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6 Mistakes of Endurance Sport ROOKIES

Here we are. It's the beginning of a new year and everyone is looking forward to the new race season, new goals, new adventures. Gung HO!... right? If you're taking the endurance sport plunge for the first time, may I be the first to say "WELCOME to the family"! It is within the context of training and competition that many discover how strong they are and how much they're able to grow.

May I also give you a few words of advice? Many have also entered the waters of endurance sport only to throw in the towel feeling discouraged, aimless and defeated. Why, you may ask? Here are a few of the most common mistakes made by endurance sport rookies:

1. No plan: while it's great to have excitement, enthusiasm and ambition, it's very easy for all of it to be misdirected. We're in it to be more fit, make improvements and have fun doing it. Without direction all of this will be lost. You'll more than likely, end up fatigued and disappointed with very little fitness gains to show for it. You need a short-term plan. You need a long-term plan. And you need to stick with it. When in Kona this past October for the Ironman World Championship, I went out of my way to meet as many competing athletes as I could. As a coach I was curious to find out how many of these amazing athletes had coaches of their own. Every. Single. One. It is so important as a new athlete to find someone to help you make a plan, have a blueprint, and execute it in order to succeed at the highest level.

2. Doing what everyone else is doing: this is where training plans in magazines and online drive me crazy. Most appeal to the mass population with promises like "Do your best 70.3 in 8 weeks!" or "Guaranteed to improve bike power by 20%!" Empty promises. Your fitness experiment is done with N = 1. Meaning you're an individual, and your training should be treated as such. What works for your buddy or Jan Frodeno doesn't work for you, despite what the advertisements might tell you.

3. Training too much too soon: athletes like to rush their fitness. Like everything else in life, we want it NOW! Unfortunately, reaching your peak potential takes patience. A lot of it. Instead, people like to do as much as possible as hard as possible in order to get fit fast. The #1 cause of injury in runners in training load, meaning too much running too soon. The body takes time to adapt to the don't rush it! It takes years of consistent, intentional training to reach your full potential.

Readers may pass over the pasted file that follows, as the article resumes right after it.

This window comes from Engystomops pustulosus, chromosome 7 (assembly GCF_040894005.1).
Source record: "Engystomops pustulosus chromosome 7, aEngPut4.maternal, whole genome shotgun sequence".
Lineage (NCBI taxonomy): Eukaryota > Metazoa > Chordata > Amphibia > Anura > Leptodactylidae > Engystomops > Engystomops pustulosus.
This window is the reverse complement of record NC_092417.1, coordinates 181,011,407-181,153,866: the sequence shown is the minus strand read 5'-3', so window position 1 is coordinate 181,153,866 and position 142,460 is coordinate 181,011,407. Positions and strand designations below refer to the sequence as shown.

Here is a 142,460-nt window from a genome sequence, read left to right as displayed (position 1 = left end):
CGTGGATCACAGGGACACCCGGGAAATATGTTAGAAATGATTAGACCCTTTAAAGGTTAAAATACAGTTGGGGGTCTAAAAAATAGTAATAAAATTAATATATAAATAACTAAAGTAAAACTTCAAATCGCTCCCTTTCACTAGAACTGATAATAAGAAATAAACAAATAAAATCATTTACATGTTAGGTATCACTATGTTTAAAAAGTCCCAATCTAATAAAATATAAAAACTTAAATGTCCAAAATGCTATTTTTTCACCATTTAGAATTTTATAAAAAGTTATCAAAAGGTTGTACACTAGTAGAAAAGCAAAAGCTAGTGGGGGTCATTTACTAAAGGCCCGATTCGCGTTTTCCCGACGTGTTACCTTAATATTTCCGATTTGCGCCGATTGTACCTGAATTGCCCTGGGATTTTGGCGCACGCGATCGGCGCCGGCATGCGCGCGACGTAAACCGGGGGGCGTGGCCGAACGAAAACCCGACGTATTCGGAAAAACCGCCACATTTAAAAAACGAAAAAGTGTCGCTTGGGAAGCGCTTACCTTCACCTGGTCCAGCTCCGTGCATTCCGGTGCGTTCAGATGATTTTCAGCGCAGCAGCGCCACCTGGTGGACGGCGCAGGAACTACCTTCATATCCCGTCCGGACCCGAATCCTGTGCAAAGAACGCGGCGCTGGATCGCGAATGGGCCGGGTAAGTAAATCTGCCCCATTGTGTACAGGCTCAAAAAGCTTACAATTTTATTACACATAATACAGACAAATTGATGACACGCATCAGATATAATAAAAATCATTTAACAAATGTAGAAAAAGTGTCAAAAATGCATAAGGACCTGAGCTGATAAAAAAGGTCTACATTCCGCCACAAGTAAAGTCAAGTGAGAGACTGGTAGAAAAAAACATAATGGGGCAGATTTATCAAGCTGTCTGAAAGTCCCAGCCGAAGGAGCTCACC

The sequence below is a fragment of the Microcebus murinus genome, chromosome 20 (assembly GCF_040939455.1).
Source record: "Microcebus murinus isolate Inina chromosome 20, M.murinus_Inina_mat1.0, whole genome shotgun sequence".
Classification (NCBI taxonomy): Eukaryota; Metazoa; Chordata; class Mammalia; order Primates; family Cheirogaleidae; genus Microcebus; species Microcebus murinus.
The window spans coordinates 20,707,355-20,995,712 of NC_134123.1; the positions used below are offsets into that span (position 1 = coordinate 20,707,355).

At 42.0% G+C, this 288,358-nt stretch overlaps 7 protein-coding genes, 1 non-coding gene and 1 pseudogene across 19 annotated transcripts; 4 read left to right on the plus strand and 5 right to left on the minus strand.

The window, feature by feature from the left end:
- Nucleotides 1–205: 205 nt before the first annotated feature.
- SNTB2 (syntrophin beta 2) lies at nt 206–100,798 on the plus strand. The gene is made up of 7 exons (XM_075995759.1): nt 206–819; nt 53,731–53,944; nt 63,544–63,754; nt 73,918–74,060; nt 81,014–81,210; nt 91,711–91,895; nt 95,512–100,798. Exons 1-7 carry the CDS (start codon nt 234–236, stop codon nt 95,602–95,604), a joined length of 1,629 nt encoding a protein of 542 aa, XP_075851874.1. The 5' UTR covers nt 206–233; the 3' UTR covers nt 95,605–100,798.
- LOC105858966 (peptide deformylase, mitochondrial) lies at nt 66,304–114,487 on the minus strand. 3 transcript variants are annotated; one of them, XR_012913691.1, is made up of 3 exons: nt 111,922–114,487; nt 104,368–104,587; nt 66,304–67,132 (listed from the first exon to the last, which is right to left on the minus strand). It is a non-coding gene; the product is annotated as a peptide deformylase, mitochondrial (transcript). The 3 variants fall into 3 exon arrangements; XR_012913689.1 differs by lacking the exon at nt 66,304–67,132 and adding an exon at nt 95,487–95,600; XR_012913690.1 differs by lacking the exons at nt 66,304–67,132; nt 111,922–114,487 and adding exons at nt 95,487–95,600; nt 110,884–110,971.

4. Unrealistic expectations: we don't know what our individual possibilities are. We also don't know what our realistic limits are. Do you know why? We let other people tell us what they are for us! You need to sit down & determine how much time, money, energy, perseverance, etc you are willing to sacrifice for your desired sport. But it has to be realistic and it has to be individual to you. Also, remember that success takes time. Your first marathon probably won't be your best. With each race under your belt, you gain experience, learn your body, and learn HOW to race. Set realistic goals.

5. Breaking the bank: Do you know what's cheaper than a new wheelset, carbon fibre waterbottle/waterbottle holder, and head to toe compression wear? Hardwork and consistency. You don't need to blow the family budget on your new sport. Really. Put the time and the effort in first, then see if this is something you want to invest the $$$ in.

6. Forgetting about the rest of your life... ahem - balance: When I sit down with my athletes one of the first things we discuss is how the significant others in their life support them. Or not. This is a major factor in determining what their goals are and how realistic we can be in trying to achieve them. As much as I love biking & running, without the support of my family it would be impossible. Planning, training, and learning - It all takes time & effort. And a large part of these sports we take part in are about having a great lifestyle. They need to support our life, not be relationship-breakers. So sit down with those important people in your life and figure out what can and cannot work. Work around your life schedule, not vice versa.

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